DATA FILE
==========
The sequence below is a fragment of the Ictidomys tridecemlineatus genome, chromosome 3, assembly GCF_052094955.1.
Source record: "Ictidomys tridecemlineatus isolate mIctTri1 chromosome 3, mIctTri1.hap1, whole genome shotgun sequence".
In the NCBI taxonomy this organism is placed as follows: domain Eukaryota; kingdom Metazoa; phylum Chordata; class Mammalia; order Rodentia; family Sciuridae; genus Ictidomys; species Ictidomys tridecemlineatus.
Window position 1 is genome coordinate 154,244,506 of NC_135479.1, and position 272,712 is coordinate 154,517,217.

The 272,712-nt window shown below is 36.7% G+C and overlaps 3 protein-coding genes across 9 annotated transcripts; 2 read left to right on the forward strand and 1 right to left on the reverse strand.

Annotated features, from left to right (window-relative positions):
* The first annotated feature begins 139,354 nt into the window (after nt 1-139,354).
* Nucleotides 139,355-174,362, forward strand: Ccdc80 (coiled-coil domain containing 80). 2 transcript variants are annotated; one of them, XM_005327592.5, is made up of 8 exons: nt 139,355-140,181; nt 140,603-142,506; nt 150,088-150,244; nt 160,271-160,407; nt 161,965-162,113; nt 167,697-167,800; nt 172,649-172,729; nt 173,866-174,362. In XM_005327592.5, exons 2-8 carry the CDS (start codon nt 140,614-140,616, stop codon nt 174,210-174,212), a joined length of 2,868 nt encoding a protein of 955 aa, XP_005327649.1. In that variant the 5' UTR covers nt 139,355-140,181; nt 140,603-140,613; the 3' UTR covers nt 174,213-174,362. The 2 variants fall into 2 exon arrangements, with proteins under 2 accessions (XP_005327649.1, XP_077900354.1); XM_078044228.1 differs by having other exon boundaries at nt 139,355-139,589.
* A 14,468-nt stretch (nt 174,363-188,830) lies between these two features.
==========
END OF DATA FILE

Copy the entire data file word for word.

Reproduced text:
The sequence below is a fragment of the Ictidomys tridecemlineatus genome, chromosome 3, assembly GCF_052094955.1.
Source record: "Ictidomys tridecemlineatus isolate mIctTri1 chromosome 3, mIctTri1.hap1, whole genome shotgun sequence".
In the NCBI taxonomy this organism is placed as follows: domain Eukaryota; kingdom Metazoa; phylum Chordata; class Mammalia; order Rodentia; family Sciuridae; genus Ictidomys; species Ictidomys tridecemlineatus.
Window position 1 is genome coordinate 154,244,506 of NC_135479.1, and position 272,712 is coordinate 154,517,217.

The 272,712-nt window shown below is 36.7% G+C and overlaps 3 protein-coding genes across 9 annotated transcripts; 2 read left to right on the forward strand and 1 right to left on the reverse strand.

Annotated features, from left to right (window-relative positions):
* The first annotated feature begins 139,354 nt into the window (after nt 1-139,354).
* Nucleotides 139,355-174,362, forward strand: Ccdc80 (coiled-coil domain containing 80). 2 transcript variants are annotated; one of them, XM_005327592.5, is made up of 8 exons: nt 139,355-140,181; nt 140,603-142,506; nt 150,088-150,244; nt 160,271-160,407; nt 161,965-162,113; nt 167,697-167,800; nt 172,649-172,729; nt 173,866-174,362. In XM_005327592.5, exons 2-8 carry the CDS (start codon nt 140,614-140,616, stop codon nt 174,210-174,212), a joined length of 2,868 nt encoding a protein of 955 aa, XP_005327649.1. In that variant the 5' UTR covers nt 139,355-140,181; nt 140,603-140,613; the 3' UTR covers nt 174,213-174,362. The 2 variants fall into 2 exon arrangements, with proteins under 2 accessions (XP_005327649.1, XP_077900354.1); XM_078044228.1 differs by having other exon boundaries at nt 139,355-139,589.
* A 14,468-nt stretch (nt 174,363-188,830) lies between these two features.